>In one of my recent posts, I mentioned my opinion that the best literature in the English language today comes out of the Indian subcontinent. Now I want to introduce you to some (just some for now, and maybe more later, because there are just so many of them) of my favorite authors who are Indian or Pakistani by origin. They live all over the world and create literature of unimaginable beauty and power. When I had to complete a Minor in English literature as part of my PhD program, I, of course, chose the literature of the subcontinent. Formerly, Great Britain had to rely on the colonies for its riches, its food, its clothes, its very subsistence and its economic hegemony. Today, the English-speaking world has to rely on the former colonies to provide it with culture and literature.
1. The amazing Bapsi Sidhwa was probably one of the first writers from India that I ever read. Cracking India: A Novel is a very powerful story of the Partition of India that took place after the Independence in 1947. The story is narrated by a Parsee girl Lenny in a way that is both touching and profound. Lenny is probably one of the most memorable characters of young girls that one encounters in literature. And I say this as somebody who sepecializes in the female Bildungsroman and has read many novels narrated by a similar narrative voice.

The movie Earth by Deepa Mehta is based on this book, and both the movie and the book are definitely worthy of attention.

If you are interested in the Partition and want to learn more about it, I definitely recommend this book.

2. Rohinton Mistry is a writer I love passionately. He was born in Mumbai but now lives in Toronto (a fellow Canadian, no less!). His A Fine Balance (Oprah’s Book Club) is a book a reread on a regular basis even though it is over 600 pages long. It is so beautifully written and the characters are so endearing that even if you never considered travelling to India, after this book, you absolutely will. If you are put off by this book being part of Oprah’s Book Club, don’t be. This writer is simply fantastic.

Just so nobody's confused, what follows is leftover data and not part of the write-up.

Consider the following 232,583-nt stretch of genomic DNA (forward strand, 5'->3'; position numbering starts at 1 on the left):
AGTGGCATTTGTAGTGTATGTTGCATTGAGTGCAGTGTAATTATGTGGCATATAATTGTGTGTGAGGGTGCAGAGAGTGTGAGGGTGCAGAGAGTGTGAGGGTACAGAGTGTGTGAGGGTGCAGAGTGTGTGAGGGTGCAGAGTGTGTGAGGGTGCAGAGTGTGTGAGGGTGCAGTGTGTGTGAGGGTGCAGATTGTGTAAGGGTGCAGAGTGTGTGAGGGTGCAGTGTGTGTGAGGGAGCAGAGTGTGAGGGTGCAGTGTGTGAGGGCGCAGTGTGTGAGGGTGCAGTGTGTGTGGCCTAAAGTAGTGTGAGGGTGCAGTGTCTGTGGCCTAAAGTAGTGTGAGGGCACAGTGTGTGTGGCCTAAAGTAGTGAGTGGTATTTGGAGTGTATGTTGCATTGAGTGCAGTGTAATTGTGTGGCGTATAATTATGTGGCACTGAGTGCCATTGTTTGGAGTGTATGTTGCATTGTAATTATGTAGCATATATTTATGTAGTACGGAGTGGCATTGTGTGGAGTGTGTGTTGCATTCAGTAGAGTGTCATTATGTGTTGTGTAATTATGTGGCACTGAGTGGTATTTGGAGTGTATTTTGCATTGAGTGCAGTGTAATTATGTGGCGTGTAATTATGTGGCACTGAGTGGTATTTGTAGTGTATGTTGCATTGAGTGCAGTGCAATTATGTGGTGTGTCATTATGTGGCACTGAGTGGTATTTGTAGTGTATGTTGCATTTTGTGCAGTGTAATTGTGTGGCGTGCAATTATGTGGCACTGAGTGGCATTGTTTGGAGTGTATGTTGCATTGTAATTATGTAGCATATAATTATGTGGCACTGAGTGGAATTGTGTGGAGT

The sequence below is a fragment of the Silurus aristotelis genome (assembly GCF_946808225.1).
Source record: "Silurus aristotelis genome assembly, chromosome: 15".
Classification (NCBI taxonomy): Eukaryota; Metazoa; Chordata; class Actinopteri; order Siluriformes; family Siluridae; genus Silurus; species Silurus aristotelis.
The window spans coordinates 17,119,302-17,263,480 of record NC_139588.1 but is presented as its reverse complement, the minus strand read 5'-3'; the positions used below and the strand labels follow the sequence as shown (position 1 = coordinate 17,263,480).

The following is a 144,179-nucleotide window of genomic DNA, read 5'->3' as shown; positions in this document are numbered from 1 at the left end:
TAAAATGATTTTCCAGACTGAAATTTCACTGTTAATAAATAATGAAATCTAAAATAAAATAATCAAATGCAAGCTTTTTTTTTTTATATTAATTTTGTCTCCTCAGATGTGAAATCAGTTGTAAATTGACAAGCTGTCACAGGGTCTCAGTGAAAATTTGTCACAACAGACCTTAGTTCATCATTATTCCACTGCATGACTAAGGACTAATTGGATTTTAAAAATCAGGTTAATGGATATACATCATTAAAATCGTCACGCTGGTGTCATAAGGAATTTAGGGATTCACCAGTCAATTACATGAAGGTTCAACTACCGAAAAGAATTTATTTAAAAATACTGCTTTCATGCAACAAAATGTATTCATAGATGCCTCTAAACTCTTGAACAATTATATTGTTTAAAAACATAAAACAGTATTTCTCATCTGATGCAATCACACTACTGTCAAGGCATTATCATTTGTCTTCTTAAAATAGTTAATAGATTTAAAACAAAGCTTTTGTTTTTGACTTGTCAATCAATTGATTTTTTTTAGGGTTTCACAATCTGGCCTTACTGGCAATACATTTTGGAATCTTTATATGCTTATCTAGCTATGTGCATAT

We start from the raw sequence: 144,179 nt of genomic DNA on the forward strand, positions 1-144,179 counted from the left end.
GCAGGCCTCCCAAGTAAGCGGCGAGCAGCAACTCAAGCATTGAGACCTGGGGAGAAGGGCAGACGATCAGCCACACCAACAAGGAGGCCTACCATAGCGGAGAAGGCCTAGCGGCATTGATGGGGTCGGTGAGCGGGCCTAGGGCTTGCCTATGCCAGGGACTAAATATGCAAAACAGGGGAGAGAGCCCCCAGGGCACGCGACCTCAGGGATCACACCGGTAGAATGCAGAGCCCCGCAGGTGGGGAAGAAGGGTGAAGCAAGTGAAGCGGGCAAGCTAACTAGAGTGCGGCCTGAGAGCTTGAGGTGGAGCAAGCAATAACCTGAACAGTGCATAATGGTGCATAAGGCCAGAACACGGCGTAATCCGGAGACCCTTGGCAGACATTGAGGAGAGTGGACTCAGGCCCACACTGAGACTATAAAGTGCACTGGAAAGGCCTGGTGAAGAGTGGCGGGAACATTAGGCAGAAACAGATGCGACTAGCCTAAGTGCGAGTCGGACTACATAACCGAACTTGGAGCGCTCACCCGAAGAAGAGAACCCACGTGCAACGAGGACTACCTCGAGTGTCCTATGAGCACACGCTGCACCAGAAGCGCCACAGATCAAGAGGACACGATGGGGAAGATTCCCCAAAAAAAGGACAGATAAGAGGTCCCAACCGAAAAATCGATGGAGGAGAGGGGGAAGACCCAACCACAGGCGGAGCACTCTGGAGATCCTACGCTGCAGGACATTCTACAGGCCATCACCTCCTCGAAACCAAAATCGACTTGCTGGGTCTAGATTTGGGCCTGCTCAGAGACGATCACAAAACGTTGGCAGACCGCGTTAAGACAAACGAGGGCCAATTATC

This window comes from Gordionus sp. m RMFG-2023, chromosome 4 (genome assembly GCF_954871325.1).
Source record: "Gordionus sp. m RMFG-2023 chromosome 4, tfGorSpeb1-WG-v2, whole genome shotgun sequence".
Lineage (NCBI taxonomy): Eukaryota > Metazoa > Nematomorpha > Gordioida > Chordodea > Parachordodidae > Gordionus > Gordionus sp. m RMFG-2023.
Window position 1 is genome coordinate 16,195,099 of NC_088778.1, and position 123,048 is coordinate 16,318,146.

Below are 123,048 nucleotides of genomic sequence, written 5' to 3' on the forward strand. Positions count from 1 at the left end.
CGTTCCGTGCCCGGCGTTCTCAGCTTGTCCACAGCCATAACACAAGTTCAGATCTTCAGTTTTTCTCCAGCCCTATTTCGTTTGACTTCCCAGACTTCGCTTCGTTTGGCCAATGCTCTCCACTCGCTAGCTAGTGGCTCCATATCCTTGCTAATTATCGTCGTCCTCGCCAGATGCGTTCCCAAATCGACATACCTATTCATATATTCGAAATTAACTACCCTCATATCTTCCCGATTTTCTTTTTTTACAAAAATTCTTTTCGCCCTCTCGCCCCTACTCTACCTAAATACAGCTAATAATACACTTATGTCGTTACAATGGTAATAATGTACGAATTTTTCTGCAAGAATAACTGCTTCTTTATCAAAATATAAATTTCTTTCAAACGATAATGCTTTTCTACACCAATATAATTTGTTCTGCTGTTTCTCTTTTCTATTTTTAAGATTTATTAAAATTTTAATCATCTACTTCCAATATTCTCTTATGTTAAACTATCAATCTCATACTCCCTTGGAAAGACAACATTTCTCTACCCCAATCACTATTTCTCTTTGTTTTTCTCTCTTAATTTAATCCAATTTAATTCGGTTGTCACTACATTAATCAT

Even now as I’m writing this post, I have to fight off the temptation to leave it and go read Rohinton Mistry yet again. 🙂

3 Amitav Ghosh is an Indian-Bengali author who, in my opinion, writes in the most lyrical voice of all the writers I have mentioned so far. I absolutely love his Sea of Poppies,set in 1838 against the backdrop of the Opium Wars, and his equally great The Shadow Lines that takes place in the 60ies and deals with issues of national and cultural identity.

Amitav Ghosh seems to be able to write pretty much in any genre he approaches with equal success. Be it a Bildungsroman, a historic novel, an epic, he always creates works of literature that capture your imagination for years to come.

4. Of course, I know that the Nobel Prize winner V.S. Naipaul was born in Trinidad, and not in the Indian Subcontinent. I also know that he is rumored to be a very condescending, mean individual and a total male chauvinist. However, nobody writes about the post-colonial experience better than this writer. He is a descendant of Indian immigrants to Trinidad, and that’s why I feel he belongs on this list.

When I first read Naipaul’s A House for Mr. Biswas and his biographical The Enigma of Arrival: A Novel, I could not believe that this writer from Trinidad described my Ukrainian post-colonial experiences so well. It was from Naipaul that I learned how post-colonial experience transcends ethnic, national, religious, and linguistic borders.

Unlike so many of the contemporary writers who simply butcher the English language with no compunction, Naipaul cultivates an inimitable style that is incredibly beautiful. If you are looking to improve your writing style in English, look no further than this great writer.

(To be continued. . . I’m only just getting started here, my friends.)